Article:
When Yuvraj Singh walloped Brett Lee through the covers to hit the winning runs in the 2011 World Cup quarter-final in Ahmedabad, it brought an end to an era of domination that had spanned nearly 12 years and delivered three back-to-back World Cup wins. Now, 12 years later, Australia return to Ahmedabad to try and cement a legacy of a different kind.
They have been T20 World Cup champions, in 2021, and became Test world champions this year, during which they have also won a Test match in India and retained the Ashes in England. And now, they are on the cusp of an unprecedented sixth World Cup title – no one else has won more than two.
“It’s been a huge year. There are four marquee events. If you have one of those in an off-season, it’s a big off-season. We’ve got four of them,” Cummins said in his press interaction ahead of the final. “So being really proud of all those things [the wins], not only the wins but the guys have spent… for some of the guys, probably spent less than a couple of weeks in their own bed since the end of the Aussie summer.
“One thing that’s stayed consistent has been the morale in the group. The guys have been awesome. They’re so up for every game they play. And to put ourselves in a position [like] this, it would just top off an incredible year and probably a career-defining year that a lot of us will look back on in years to come and be pretty proud of.”
“So I think, by taking that confidence, knowing that we don’t have to be at our absolute best to challenge any team, we can find a way through it. Yeah, I’m sure we’ll draw a lot of confidence, all the boys draw a lot of confidence from that going into tomorrow.”
India are on a bull run, undefeated and not pushed too far during the course of the past seven weeks. It’s reminiscent of Australia’s own campaign from 2003, where they beat India in a one-sided final. Cummins isn’t one to live on past glory, though.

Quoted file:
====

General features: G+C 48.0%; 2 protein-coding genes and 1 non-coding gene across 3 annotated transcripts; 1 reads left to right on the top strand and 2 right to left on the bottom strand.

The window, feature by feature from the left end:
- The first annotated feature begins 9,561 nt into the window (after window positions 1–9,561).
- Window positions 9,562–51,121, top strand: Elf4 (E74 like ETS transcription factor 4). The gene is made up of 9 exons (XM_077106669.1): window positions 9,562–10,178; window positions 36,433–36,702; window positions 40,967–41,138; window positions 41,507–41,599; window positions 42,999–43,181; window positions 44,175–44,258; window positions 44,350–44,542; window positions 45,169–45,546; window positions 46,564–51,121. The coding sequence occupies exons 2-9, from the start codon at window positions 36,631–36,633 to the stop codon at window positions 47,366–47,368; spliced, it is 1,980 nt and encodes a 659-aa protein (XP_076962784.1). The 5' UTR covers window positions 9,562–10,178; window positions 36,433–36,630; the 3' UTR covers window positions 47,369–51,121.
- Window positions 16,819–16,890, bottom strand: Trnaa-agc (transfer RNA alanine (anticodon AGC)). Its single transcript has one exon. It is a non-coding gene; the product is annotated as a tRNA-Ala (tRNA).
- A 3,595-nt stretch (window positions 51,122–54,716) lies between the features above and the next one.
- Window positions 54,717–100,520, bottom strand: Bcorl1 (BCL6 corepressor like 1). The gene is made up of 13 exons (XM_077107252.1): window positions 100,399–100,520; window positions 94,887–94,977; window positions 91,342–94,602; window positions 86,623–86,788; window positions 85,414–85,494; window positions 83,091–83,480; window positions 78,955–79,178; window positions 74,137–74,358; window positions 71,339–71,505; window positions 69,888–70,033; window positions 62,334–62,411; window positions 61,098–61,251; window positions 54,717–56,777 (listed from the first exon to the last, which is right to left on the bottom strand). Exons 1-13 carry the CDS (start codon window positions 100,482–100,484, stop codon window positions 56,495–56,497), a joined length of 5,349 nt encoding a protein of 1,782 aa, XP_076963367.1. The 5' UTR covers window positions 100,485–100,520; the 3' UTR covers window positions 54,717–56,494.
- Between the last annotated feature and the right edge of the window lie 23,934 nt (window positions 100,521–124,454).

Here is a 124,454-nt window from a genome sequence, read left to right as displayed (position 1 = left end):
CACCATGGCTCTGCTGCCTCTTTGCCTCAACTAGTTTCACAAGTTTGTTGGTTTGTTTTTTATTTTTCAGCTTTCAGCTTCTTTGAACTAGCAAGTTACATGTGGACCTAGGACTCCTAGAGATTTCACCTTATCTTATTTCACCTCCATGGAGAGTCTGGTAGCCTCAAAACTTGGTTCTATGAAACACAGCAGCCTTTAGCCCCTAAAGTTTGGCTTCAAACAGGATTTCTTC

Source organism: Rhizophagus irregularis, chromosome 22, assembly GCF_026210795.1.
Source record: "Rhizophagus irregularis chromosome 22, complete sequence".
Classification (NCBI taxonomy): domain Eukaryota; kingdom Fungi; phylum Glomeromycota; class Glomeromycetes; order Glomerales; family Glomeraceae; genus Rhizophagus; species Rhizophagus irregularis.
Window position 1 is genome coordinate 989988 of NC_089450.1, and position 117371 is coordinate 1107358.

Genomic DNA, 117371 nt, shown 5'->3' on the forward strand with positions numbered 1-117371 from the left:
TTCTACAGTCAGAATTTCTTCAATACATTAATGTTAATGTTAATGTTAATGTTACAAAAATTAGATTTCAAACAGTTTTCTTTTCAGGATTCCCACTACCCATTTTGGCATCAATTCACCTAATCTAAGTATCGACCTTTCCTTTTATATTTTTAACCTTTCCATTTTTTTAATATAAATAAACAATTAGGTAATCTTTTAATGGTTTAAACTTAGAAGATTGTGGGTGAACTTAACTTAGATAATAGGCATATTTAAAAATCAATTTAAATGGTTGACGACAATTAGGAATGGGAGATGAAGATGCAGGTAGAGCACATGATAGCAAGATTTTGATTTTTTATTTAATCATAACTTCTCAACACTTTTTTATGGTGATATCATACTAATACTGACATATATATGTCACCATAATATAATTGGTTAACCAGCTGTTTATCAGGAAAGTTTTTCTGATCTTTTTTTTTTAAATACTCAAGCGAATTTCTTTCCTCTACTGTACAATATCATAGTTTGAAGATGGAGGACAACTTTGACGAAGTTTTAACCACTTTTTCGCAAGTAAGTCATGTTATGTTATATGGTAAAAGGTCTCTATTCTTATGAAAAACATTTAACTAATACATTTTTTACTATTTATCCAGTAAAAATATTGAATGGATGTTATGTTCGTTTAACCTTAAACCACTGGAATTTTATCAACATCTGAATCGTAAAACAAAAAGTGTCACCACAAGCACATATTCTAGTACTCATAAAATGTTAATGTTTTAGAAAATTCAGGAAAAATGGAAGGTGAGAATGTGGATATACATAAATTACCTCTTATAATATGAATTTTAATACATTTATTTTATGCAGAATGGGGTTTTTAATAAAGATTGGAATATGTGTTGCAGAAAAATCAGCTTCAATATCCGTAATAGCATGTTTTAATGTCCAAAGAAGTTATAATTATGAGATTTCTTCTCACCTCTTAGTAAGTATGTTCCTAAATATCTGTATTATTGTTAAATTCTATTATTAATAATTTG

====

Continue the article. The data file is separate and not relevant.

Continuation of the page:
“Yeah, I mean, neither player from both sides were there in 2003, so it feels a long time ago,” he said. “But we know it’s going to be a packed house. There’s going to be 130,000 fans here supporting India. So it’s going to be awesome. They’ve been playing really well, undefeated in this tournament. But we know at our best we can give them a good shake. We’ve played them quite a lot over the last couple of years with success, so it’s all building up for a nice final.”
In Ahmedabad on Sunday, there are likely to be well over 100,000 fans in, mostly in India’s blue. It can be an intimidating prospect at the best of times. Is this Australia team equipped mentally to be immune to a partisan crowd of this size?
“I mean, potentially. We play over here in India a lot, so the noise is not something new,” Cummins said. “Yeah, I think, on this scale it’s probably bigger than we would have experienced before, but it’s not something totally foreign to what we’ve had before. Everyone deals with it slightly differently. You see Davey [Warner] probably dancing and winning the crowd over [and] other guys just staying in their own bubble – yeah, it should be good.
“I think you’ve got to embrace it. The crowd’s obviously going to be very one-sided but, in sport there’s nothing more satisfying than hearing a big crowd go silent and that’s the aim for us tomorrow. Yeah, you’ve just got to embrace every part of it, every part of a final – even in the lead-up, there’s going to be noise and more people and interest, and you just can’t get overwhelmed.
“You’ve got to be up for it, you’ve got to love it, and just know whatever happens it’s fine, but you just want to finish the day with no regrets.”
Shashank Kishore is a senior sub-editor at ESPNcricinfo
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